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Document Max. Freq Min. Freq
Homer, The Iliad (ed. Samuel Butler) 194 0 Browse Search
Aeschylus, Agamemnon (ed. Robert Browning) 50 0 Browse Search
Homer, Odyssey 48 0 Browse Search
Euripides, Rhesus (ed. Gilbert Murray) 34 0 Browse Search
Euripides, The Trojan Women (ed. E. P. Coleridge) 32 0 Browse Search
Aeschylus, Agamemnon (ed. Herbert Weir Smyth, Ph. D.) 32 0 Browse Search
Euripides, Hecuba (ed. E. P. Coleridge) 22 0 Browse Search
Euripides, Iphigenia in Aulis (ed. E. P. Coleridge) 20 0 Browse Search
Herodotus, The Histories (ed. A. D. Godley) 18 0 Browse Search
P. Ovidius Naso, Metamorphoses (ed. Arthur Golding) 18 0 Browse Search
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Browsing named entities in Aristotle, Rhetoric (ed. J. H. Freese). You can also browse the collection for Ilium (Turkey) or search for Ilium (Turkey) in all documents.

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Aristotle, Rhetoric (ed. J. H. Freese), book 1, chapter 6 (search)
ident that they acknowledge it, just as those whom their enemies praise are worthless.Meaning that they cannot have done their duty against their enemies, who would then have blamed them. Another suggested reading is ou(\s oi( fi/loi ye/gousi kai\ ou(\s oi( e)xqroi\ mh\ ye/gousi (“those whom their friends blame and whom their enemies do not blame.”) Wherefore the Corinthians imagined themselves insulted by Simonides, when he wrote, Ilium does not blame the Corinthians.In the Iliad Glaucus, a Corinthian, is described as an ally of the Trojans. Simonides meant to praise, but the Corinthians were suspicious and thought his words were meant satirically, in accordance with the view just expressed by Aristotle. The Simonides referred to is Simonides of Ceos (Frag. 50, P.L.G. 3, where the line is differently given). Aristotle is evidently quoting from memor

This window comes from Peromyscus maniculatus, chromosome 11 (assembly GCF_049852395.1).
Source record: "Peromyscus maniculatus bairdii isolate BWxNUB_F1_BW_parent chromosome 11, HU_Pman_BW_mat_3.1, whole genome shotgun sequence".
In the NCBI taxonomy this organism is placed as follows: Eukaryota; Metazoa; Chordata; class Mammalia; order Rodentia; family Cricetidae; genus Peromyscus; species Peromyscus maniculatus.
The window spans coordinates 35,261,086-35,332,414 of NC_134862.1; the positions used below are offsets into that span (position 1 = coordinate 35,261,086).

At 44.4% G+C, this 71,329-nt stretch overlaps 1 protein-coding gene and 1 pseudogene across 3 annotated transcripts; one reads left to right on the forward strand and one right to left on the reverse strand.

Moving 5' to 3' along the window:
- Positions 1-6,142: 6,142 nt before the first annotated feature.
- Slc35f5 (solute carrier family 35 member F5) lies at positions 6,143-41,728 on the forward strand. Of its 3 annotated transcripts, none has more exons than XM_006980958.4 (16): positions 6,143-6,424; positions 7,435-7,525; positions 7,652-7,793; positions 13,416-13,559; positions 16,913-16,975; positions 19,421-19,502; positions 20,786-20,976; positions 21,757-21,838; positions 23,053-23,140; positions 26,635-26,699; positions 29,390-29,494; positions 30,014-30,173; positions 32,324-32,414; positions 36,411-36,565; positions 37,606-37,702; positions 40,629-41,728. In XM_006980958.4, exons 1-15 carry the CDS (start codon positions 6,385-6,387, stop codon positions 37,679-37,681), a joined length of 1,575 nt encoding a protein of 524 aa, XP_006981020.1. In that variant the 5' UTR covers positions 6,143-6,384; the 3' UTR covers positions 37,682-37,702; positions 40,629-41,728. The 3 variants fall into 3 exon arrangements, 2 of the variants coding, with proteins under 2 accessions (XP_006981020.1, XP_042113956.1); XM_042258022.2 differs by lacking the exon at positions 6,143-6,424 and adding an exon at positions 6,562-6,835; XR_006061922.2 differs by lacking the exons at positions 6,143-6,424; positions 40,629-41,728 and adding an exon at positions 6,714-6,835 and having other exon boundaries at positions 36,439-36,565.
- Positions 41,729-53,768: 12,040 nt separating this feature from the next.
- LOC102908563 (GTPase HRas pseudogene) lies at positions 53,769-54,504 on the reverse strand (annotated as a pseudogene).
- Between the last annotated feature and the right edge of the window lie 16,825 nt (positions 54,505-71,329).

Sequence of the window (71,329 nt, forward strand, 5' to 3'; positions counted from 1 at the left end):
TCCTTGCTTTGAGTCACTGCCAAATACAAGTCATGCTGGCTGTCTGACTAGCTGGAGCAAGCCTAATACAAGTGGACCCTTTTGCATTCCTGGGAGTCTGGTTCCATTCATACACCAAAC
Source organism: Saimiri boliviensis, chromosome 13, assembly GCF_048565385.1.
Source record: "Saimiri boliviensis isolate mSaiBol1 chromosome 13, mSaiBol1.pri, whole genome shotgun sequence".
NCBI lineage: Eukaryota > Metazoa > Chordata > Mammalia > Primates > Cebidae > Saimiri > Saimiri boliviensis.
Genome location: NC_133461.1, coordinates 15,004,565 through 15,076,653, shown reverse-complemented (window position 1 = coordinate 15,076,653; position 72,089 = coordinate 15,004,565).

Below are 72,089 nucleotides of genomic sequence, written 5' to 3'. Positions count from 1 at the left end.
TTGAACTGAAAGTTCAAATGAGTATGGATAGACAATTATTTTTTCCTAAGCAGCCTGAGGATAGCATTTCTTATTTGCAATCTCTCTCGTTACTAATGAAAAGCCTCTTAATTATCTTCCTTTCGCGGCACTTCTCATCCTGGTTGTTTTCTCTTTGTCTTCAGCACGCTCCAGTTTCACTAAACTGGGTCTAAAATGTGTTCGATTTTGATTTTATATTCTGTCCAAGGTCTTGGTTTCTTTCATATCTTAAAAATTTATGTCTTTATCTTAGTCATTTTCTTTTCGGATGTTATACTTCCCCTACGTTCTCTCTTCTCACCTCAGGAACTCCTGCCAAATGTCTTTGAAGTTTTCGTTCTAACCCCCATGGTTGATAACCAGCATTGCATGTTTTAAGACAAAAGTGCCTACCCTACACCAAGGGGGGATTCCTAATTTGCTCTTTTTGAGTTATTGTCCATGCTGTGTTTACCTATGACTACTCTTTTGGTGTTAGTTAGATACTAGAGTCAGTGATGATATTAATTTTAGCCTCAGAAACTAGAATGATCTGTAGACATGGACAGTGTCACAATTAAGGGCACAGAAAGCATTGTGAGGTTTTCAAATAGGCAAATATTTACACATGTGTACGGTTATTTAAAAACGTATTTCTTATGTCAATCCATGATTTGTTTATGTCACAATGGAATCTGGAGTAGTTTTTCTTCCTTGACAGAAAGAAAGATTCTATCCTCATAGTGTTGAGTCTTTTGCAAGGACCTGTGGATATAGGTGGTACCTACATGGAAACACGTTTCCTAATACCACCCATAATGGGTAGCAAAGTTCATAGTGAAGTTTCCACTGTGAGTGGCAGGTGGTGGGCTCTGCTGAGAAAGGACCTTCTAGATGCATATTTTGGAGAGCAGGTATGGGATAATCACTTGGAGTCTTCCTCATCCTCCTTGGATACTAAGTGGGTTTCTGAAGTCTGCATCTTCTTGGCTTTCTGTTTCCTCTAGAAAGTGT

Aristotle, Rhetoric (ed. J. H. Freese), book 3, chapter 17 (search)
your own case: I will first defend the goddesses, for I [do not think] that Hera . . .Eur. Tro. 969-971. Hecuba had advised Menelaus to put Helen to death; she defends herself at length, and is answered by Hecuba in a reply of which these words form part. Her argument is that none of the three goddesses who contended for the prize of beauty on Mt. Ida would have been such fools as to allow Argos and Athens to become subject to Troy as the result of the contest, which was merely a prank. in this passage the poet has first seized upon the weakest argument. So much concerning proofs. In regard to moral character, since sometimes, in speaking of ourselves, we render ourselves liable to envy, to the charge of prolixity, or contradiction, or, when speaking of another, we may be accused of abuse or boorishness, we must make another speak in our place, as Isocrates does in the Phili